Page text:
gen_server, gen_tcp question

Francesco Cesarini <>
Wed Jul 17 10:22:21 CEST 2002

Hi Eric,
welcome to the world of Erlang.

I assume the problem you have stumbled across is the usage of gen_tcp in 
passive modes, making your gen_server hang until receive the request. 
(The same applies to receiving data). You will be hanging, and thus 
unable to handle code upgrades or other requests sent to the server. You 
could use the timeout, but that will generate an unnecessary overhead.

Your solution is to spawn a process (Not following any behaviors), which 
hangs in the call gen_tcp:accept/1 waiting for a connection request. 
Make sure this process is linked to your gen_server. When you receive a 
request, make your gen_server the controlling process and receive your 
packages in active mode using the handle_info call.

Should you want to implement code upgrades, make sure you set the 
timeout to a very low value. This will kill your listener process. Just 
make sure you respawn it after the upgrade.

Hope the above helps. Good documentation on OTP design principles is at .

Mickael Remond & I wrote a paper on the "non" usage of OTP outside 
Ericsson you might find interesting. You can read about at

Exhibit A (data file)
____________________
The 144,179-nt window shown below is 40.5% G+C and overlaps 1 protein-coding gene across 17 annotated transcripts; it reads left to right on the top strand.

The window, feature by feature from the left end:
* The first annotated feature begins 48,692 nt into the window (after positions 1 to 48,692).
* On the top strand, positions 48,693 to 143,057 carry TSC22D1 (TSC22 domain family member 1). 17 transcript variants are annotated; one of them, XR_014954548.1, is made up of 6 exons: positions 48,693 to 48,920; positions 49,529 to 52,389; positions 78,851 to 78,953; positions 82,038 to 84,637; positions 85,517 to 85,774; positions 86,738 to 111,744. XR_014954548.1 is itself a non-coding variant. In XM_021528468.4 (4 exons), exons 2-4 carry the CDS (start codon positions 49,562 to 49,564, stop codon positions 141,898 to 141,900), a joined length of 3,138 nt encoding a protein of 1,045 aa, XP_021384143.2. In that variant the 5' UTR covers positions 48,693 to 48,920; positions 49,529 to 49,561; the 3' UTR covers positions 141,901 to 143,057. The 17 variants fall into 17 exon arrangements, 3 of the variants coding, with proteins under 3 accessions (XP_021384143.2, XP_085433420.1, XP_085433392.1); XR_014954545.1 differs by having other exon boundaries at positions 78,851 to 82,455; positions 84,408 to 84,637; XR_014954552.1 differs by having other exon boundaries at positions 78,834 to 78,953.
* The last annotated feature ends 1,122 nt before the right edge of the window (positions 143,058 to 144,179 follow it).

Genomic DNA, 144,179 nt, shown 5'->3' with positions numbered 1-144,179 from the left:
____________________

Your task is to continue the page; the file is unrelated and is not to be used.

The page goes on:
Good Luck,

Eric Merritt wrote:

> As some of you may know I am fairly new to erlang. I
>have been poking around a bit getting my feet wet,
>messing with yaws, mnesia, etc. Well I am finally
>getting around to coding a fairly heft application as
>a learning exercise and I have hit a stumbling block.
>I am just begining to write the tcp comm part of the
>application, I would love to follow the otp practices
>and make use of gen_server. There even seems to be
>some arcane way for gen_tcp and gen_server to work
>together for a module. I can't, for the life of me,
>figure it out. The documentation is pretty sparse in
>this area as well. 
> If I missed some documentation somewhere could one of
>you point it out or if I missed something obvious just
>let me know my error. Otherwise a little example would
>be great. 
>I have spent a significant amount of time searching
>the archives, the net, etc. Also I have attempted to
>look at the inets and yaws source to figure this out.
>The only problem there is that both the inets source
>and the yaws source is largly undocumented. So I tend
>to just get a headache accompanied by very little
>So if one of you could point me in the right direction
>that would be great. Otherwise I may have just
>revealed the true magnitude of my ingnorance :)
>Do You Yahoo!?
>Yahoo! Autos - Get free new car price quotes

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